What is Urban Design?
Urban design is the process of shaping the space in which we live. It means bringing together all the specialist skills required to develop a master plan with the objective of creating better cities, towns, villages and a sustainable and useable infrastructure that can be enjoyed by current and future generations.
The term Urban Design covers a mass of specialist skills to deliver a successful plan. It also allows these skills to work more closely together with a clear objective of sharing these skills and give a better result than doing otherwise.
Architects and planners do not always see eye to eye. This is why Urban Design has developed extensively over the last 25 years; it is a platform for bringing all the diverse professions together in a way that allows effective communication between them.
By looking at existing places and by learning about the complex relationship between the community and the infrastructure, we can learn to recognise the things that are required to create a rich and stimulating urban environment.
Why is Urban Design Important?
Urban Design is an important concept because it is a way of bringing professionals together so that they can offer their services with a logical workflow.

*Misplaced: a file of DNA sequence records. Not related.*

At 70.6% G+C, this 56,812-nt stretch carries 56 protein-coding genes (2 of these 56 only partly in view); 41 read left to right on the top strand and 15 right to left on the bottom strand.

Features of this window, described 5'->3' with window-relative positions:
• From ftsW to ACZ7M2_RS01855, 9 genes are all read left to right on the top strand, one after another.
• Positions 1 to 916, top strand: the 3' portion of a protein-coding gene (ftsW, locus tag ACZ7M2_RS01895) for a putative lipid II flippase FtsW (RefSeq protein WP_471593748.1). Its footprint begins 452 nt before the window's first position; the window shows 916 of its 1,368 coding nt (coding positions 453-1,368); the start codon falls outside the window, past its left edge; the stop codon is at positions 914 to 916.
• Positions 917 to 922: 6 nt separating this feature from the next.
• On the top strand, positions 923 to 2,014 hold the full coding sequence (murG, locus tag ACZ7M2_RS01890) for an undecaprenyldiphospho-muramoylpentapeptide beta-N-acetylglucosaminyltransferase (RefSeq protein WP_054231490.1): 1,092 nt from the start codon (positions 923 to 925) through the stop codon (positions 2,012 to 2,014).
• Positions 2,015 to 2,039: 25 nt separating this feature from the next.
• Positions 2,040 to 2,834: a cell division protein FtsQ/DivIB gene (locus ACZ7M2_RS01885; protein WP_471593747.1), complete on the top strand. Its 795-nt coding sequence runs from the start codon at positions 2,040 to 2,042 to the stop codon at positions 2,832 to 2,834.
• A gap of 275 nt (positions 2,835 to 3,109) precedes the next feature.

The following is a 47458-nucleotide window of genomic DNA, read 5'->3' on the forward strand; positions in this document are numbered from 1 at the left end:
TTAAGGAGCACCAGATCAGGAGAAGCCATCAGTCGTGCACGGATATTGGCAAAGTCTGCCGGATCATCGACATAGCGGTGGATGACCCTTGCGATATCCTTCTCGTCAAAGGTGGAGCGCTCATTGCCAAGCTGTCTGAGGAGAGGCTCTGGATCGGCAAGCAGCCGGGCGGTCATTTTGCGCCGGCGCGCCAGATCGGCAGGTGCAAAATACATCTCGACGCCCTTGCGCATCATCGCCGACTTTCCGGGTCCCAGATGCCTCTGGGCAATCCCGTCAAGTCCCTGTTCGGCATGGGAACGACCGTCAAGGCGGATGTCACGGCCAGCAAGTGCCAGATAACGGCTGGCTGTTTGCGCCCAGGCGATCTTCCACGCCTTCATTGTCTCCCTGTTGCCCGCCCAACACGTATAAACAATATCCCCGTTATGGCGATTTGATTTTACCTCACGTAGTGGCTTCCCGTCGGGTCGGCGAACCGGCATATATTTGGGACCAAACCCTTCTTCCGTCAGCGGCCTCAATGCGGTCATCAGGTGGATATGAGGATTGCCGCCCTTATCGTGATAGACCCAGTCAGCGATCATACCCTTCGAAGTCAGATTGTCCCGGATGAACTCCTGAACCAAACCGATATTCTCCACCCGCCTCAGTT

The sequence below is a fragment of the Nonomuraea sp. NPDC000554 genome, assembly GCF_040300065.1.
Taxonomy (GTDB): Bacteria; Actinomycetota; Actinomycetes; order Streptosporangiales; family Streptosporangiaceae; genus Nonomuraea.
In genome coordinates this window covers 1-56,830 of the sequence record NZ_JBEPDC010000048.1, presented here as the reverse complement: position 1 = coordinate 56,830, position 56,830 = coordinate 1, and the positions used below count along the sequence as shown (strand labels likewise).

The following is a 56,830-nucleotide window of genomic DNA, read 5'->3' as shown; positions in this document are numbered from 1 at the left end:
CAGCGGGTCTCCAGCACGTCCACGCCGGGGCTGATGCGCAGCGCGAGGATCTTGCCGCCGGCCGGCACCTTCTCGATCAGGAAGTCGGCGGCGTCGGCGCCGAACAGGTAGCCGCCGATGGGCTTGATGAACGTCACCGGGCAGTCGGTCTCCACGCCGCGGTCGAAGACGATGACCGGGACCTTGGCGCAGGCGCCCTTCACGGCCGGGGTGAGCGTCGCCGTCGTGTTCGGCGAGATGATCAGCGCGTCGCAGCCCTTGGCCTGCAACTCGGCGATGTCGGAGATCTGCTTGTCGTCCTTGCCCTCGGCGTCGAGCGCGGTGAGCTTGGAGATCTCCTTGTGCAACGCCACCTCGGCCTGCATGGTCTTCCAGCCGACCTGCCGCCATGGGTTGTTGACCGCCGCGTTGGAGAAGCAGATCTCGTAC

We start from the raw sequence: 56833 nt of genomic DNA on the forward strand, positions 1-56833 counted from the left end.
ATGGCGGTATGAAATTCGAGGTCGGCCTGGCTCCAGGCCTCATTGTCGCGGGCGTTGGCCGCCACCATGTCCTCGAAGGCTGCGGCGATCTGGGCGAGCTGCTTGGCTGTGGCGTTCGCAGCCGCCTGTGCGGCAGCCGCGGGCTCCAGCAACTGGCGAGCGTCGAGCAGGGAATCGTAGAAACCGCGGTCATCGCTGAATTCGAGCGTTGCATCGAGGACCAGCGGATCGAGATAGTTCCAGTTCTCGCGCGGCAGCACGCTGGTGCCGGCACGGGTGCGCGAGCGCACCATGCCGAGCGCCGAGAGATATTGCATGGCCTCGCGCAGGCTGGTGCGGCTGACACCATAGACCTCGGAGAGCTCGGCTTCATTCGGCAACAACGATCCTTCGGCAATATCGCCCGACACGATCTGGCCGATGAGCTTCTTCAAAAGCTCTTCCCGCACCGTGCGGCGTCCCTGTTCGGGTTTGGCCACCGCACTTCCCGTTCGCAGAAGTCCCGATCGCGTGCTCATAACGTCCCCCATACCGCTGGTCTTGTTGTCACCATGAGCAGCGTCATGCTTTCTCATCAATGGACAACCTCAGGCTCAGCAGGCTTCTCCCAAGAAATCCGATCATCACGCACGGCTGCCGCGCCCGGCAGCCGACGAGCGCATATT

It should also be able to inspire confidence; to deliver the assurances that the local community will be getting the best value for money.
Everyone should be involved in the process. As with all design, the process must involve a dialogue with the customer and it is important to be able to identify and relate to all these customers. Urban design is a process that needs to generate and sustain local interest. Never underestimate the value of local knowledge; it is often the key to how an existing area works.
For each household and each business, large and small: you are the customer; you will be the end user; you will be the people who have to live with the outcome once the developers have gone.
Much can be done to involve communities early in the urban design process. A shared understanding of local issues can reduce the possible antagonism that may result when communities are faced with changes to their lifestyles and surroundings.